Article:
With T is for Training Executive Producer/Host/Cat-Herder Maurice Coleman and Regular Suspect Extraordaire/Producer/Blog Editor Jill Hurst-Wahl away (playing hooky), Substitute Guest Host Paul Signorelli and Regular-Suspect-Extraordinare Andrea Snyder absconded with the show for an hour-long exploration of how trainer-teacher-learners can help–and are already helping–prepare others (and themselves) for our ever-changing work environment.

After a brief review of a KQED Mind/Shift blog post (“Ten Jobs That Should Be Safe From Automation”), Andrea and Paul used Jonathan Nalder’s FutureWe framework (which suggests how learners and leaders can thrive in the future) to examine a variety of challenges and potential solutions to the demands we are facing in our workplace environments. Particular attention was given, during the conversation, to a) the use of library makerspaces in learning; b) libraries as resources for those seeking skills to make them more competitive in contemporary work spaces; and c) ways to foster the entrepreneurial skills that becoming increasingly important to those wanting to thrive in our changing world of work.

Among the other resources mentioned during the conversation were:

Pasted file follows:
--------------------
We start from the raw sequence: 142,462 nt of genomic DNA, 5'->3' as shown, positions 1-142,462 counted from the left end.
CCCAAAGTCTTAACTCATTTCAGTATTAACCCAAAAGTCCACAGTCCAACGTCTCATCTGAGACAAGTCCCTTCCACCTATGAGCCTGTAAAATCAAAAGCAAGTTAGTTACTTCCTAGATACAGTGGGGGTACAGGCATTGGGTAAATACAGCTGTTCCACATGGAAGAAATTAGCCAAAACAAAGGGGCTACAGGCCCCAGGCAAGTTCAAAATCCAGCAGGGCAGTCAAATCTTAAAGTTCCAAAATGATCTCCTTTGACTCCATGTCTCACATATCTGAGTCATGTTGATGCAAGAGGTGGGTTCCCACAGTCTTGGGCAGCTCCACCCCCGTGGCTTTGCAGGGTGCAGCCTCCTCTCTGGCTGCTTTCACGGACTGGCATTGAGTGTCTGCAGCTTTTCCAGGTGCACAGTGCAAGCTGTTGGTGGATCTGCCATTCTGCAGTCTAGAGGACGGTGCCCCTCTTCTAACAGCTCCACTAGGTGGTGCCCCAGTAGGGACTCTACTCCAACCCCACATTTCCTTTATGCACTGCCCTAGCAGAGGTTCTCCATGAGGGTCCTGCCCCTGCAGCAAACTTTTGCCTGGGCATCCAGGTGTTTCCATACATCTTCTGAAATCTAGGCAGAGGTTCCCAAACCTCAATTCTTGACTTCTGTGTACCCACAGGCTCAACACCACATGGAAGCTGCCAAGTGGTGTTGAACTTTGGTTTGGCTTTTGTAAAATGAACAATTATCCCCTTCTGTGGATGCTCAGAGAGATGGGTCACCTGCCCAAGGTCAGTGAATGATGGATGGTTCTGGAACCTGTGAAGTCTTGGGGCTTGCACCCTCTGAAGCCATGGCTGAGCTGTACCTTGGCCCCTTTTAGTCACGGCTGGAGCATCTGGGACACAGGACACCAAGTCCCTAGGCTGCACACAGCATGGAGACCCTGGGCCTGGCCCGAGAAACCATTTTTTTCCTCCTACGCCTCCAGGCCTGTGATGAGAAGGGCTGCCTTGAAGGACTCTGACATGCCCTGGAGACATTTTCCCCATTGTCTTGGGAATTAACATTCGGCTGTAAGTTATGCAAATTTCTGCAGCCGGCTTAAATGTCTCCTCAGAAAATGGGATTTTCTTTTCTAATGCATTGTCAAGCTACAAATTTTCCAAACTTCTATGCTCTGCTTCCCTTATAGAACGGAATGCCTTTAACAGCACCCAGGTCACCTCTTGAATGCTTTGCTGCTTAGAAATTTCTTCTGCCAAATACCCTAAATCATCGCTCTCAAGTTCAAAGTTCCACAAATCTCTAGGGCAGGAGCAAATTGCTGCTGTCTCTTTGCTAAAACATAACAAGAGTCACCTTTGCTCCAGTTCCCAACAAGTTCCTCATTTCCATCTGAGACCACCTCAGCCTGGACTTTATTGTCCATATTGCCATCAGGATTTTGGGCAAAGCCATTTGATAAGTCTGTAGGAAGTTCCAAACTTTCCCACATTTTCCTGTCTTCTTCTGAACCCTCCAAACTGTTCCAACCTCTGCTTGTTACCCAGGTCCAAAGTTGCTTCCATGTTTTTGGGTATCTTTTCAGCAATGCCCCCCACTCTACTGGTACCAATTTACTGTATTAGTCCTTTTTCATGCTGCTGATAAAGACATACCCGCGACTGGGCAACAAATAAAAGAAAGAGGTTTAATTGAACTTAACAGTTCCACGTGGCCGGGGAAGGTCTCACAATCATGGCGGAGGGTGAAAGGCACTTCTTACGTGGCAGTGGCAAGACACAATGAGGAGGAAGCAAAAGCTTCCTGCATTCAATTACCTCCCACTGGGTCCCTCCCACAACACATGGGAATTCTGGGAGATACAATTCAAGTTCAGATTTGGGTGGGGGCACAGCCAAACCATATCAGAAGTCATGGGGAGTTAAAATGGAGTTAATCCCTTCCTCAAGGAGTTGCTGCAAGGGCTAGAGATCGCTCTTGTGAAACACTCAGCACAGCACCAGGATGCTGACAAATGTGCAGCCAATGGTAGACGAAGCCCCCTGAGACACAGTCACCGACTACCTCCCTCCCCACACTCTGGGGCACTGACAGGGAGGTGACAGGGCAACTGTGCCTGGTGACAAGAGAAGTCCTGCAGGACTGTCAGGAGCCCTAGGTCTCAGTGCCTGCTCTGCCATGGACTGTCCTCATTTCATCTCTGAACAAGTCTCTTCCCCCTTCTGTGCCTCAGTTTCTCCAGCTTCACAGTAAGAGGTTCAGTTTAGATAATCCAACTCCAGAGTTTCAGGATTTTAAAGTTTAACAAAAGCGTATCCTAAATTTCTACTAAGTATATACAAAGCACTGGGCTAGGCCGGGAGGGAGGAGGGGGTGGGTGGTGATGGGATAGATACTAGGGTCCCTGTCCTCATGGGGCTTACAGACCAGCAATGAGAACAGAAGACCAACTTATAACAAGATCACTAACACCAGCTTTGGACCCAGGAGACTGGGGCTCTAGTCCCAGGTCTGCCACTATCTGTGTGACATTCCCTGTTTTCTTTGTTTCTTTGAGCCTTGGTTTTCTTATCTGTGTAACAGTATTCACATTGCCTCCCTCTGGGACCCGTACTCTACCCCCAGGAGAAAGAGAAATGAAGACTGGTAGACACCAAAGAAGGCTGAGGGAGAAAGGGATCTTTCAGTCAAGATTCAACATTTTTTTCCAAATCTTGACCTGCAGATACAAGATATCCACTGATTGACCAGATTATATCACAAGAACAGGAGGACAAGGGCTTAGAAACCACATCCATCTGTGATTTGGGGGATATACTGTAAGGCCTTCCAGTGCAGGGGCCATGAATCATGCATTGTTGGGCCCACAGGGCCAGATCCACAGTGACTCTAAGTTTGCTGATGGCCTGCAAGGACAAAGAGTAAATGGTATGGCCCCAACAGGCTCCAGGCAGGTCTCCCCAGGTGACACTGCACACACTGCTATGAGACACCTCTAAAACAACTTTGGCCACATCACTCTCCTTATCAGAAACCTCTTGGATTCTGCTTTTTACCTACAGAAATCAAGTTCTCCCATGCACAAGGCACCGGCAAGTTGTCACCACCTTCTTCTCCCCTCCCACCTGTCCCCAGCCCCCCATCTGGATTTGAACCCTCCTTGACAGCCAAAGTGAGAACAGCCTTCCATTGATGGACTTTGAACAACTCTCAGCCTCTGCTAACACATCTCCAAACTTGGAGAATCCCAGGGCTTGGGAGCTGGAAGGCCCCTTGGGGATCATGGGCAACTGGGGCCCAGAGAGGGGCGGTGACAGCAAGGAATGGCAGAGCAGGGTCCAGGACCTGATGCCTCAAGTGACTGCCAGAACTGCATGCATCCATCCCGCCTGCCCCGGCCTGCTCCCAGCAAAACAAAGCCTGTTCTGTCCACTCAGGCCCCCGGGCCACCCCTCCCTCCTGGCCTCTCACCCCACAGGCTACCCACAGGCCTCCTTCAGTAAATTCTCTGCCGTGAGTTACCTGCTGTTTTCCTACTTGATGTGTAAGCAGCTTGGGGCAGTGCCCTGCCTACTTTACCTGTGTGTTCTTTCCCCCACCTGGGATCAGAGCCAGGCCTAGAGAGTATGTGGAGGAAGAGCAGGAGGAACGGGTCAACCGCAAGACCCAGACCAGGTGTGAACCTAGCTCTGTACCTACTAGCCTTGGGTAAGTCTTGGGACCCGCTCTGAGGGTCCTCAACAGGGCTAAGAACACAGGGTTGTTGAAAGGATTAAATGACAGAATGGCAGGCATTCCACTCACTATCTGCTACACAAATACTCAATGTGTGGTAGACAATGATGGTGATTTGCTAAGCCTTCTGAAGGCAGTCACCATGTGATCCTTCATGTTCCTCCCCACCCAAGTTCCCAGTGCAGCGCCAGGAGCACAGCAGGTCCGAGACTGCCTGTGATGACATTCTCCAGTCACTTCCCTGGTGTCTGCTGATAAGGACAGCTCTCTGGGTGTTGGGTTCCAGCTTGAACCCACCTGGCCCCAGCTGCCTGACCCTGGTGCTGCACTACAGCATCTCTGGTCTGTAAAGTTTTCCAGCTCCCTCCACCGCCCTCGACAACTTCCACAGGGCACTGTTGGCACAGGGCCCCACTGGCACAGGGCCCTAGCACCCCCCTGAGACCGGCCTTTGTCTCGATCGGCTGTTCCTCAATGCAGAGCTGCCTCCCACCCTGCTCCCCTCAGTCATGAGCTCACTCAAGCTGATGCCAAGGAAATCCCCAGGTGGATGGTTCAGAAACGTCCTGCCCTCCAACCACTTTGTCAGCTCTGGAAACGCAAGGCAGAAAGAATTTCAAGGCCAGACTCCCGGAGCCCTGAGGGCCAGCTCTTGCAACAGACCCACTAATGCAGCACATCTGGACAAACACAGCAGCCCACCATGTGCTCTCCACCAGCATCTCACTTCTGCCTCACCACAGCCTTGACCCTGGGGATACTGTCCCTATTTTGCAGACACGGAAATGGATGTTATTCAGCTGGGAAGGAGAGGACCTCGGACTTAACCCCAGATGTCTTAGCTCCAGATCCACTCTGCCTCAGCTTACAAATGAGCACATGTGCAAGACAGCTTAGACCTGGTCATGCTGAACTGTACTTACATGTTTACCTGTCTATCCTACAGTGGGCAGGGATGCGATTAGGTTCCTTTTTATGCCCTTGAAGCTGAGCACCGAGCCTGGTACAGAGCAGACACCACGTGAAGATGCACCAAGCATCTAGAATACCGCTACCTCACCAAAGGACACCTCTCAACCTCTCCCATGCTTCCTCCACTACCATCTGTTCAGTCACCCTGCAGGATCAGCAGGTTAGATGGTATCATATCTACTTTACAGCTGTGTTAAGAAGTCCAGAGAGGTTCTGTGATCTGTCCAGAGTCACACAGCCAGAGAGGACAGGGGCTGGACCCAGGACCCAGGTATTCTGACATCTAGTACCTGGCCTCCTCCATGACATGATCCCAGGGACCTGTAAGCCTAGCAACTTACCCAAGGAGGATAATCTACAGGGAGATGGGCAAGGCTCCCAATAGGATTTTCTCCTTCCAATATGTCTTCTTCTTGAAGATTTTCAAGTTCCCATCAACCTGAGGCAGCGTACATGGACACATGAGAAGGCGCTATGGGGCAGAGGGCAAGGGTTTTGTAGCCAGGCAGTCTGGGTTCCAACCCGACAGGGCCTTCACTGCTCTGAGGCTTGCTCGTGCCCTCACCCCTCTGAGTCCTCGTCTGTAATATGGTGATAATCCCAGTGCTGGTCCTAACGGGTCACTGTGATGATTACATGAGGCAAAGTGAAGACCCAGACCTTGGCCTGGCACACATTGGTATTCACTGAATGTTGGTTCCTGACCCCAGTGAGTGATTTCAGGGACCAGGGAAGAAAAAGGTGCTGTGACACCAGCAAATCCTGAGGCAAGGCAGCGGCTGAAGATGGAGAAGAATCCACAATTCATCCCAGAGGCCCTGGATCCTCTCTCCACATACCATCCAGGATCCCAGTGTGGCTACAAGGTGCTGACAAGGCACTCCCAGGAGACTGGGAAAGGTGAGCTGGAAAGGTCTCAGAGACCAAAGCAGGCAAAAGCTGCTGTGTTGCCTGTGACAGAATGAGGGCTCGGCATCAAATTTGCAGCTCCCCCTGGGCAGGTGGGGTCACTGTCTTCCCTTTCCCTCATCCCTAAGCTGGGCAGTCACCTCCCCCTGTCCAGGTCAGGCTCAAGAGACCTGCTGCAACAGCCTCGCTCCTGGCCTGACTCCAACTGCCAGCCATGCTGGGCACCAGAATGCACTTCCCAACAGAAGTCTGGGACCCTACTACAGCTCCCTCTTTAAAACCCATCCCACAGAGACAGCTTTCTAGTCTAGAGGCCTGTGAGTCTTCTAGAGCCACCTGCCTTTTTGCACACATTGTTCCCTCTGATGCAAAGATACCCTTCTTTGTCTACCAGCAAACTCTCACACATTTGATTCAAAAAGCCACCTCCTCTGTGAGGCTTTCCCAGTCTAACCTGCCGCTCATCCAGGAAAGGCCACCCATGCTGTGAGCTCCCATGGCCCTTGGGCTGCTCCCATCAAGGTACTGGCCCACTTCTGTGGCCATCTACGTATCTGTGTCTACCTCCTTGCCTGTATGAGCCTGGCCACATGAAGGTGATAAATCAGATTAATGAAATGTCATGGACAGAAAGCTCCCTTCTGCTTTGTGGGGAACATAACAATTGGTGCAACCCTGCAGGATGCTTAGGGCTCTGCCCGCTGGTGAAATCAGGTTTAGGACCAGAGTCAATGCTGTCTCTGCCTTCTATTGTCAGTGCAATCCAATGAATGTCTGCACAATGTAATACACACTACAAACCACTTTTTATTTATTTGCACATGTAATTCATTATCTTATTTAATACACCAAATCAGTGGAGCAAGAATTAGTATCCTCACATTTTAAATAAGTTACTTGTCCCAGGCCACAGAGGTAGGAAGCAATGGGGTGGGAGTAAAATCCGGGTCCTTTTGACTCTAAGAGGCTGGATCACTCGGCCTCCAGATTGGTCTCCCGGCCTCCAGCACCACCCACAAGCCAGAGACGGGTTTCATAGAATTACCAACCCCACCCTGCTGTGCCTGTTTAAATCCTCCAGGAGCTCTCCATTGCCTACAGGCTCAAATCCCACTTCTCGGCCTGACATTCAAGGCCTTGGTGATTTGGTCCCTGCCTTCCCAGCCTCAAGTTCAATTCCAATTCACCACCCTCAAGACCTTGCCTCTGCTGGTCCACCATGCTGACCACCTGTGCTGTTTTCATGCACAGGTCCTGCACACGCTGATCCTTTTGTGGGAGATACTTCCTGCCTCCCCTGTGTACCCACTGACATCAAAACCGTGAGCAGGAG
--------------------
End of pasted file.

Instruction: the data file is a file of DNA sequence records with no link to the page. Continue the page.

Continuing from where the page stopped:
You can listen to this episode on the TalkShoe platform or through places like iTunes.  If you haven’t done so, please leave us a review on iTunes.

On the momentous call were Andrea Snyder, Maurice Coleman, Diane Huckabay, Jill Hurst-Wahl, Henry Mensch, and Paul Signorelli.  This was our 10th anniversary episode, and we reflected on the topics that have stood out to us, including:

  • The use of shipping containers to create additional space for libraries.
  • The flipped classroom.
  • The personal and professional connections we have made through the show.
  • The fun personal in-person group recordings we used to do.
  • Who has been involved, including guest hosts.  We gave a special shoot out to Julie Strange, who is now a successful small business owner.
  • Maurice’s one-on-one interviews.
  • Providing critique and advice of conferences, training sessions, etc.

You can listen to this 10th anniversary episode on the TalkShoe platform or through places like iTunes.  If you haven’t done so, please leave us a review on iTunes.

Finally, Maurice is looking for guest hosts for the next two episodes (Sept. 28 and Oct. 12). If you’re interested, please contact him!  (His normal guest hosts are tied up.)

Below are a few photos from our 10 years….

T is is for Training Crew ready for lunch

CILDC FireCon

TisforTraining Live from Princeton & Pres4Lib

T is for Training

Book art at the Columbus Public Library (Ohio)On today’s call were Diane Huckabay, Jill Hurst-Wahl, Paul Signorelli, and Maurice Coleman.  We talked about books, etc., that have helped us keep up-to-date on what is happening in our teaching-training-learning industry.